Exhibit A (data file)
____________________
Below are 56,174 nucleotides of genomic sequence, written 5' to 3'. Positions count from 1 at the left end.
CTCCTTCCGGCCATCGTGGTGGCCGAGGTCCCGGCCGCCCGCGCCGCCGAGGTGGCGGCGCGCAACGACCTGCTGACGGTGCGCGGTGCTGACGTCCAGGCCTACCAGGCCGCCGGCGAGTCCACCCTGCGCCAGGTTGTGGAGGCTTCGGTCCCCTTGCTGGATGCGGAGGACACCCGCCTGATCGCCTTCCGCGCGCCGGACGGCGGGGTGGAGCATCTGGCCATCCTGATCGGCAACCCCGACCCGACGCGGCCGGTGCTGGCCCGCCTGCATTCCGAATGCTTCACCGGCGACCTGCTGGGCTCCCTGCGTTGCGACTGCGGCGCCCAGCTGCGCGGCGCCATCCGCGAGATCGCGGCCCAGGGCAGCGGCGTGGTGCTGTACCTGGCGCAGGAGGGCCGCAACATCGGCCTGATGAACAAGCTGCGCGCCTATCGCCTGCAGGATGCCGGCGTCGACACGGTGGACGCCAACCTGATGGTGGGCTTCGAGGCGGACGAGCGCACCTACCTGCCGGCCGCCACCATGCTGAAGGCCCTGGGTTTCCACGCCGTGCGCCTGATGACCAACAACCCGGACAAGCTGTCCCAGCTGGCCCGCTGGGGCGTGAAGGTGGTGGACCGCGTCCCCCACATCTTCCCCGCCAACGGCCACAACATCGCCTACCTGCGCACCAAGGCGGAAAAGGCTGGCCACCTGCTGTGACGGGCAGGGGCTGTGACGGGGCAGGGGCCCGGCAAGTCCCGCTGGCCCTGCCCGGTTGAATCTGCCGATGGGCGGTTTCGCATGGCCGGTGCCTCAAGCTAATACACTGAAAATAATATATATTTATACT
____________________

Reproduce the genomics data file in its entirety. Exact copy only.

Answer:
Below are 56,174 nucleotides of genomic sequence, written 5' to 3'. Positions count from 1 at the left end.
CTCCTTCCGGCCATCGTGGTGGCCGAGGTCCCGGCCGCCCGCGCCGCCGAGGTGGCGGCGCGCAACGACCTGCTGACGGTGCGCGGTGCTGACGTCCAGGCCTACCAGGCCGCCGGCGAGTCCACCCTGCGCCAGGTTGTGGAGGCTTCGGTCCCCTTGCTGGATGCGGAGGACACCCGCCTGATCGCCTTCCGCGCGCCGGACGGCGGGGTGGAGCATCTGGCCATCCTGATCGGCAACCCCGACCCGACGCGGCCGGTGCTGGCCCGCCTGCATTCCGAATGCTTCACCGGCGACCTGCTGGGCTCCCTGCGTTGCGACTGCGGCGCCCAGCTGCGCGGCGCCATCCGCGAGATCGCGGCCCAGGGCAGCGGCGTGGTGCTGTACCTGGCGCAGGAGGGCCGCAACATCGGCCTGATGAACAAGCTGCGCGCCTATCGCCTGCAGGATGCCGGCGTCGACACGGTGGACGCCAACCTGATGGTGGGCTTCGAGGCGGACGAGCGCACCTACCTGCCGGCCGCCACCATGCTGAAGGCCCTGGGTTTCCACGCCGTGCGCCTGATGACCAACAACCCGGACAAGCTGTCCCAGCTGGCCCGCTGGGGCGTGAAGGTGGTGGACCGCGTCCCCCACATCTTCCCCGCCAACGGCCACAACATCGCCTACCTGCGCACCAAGGCGGAAAAGGCTGGCCACCTGCTGTGACGGGCAGGGGCTGTGACGGGGCAGGGGCCCGGCAAGTCCCGCTGGCCCTGCCCGGTTGAATCTGCCGATGGGCGGTTTCGCATGGCCGGTGCCTCAAGCTAATACACTGAAAATAATATATATTTATACT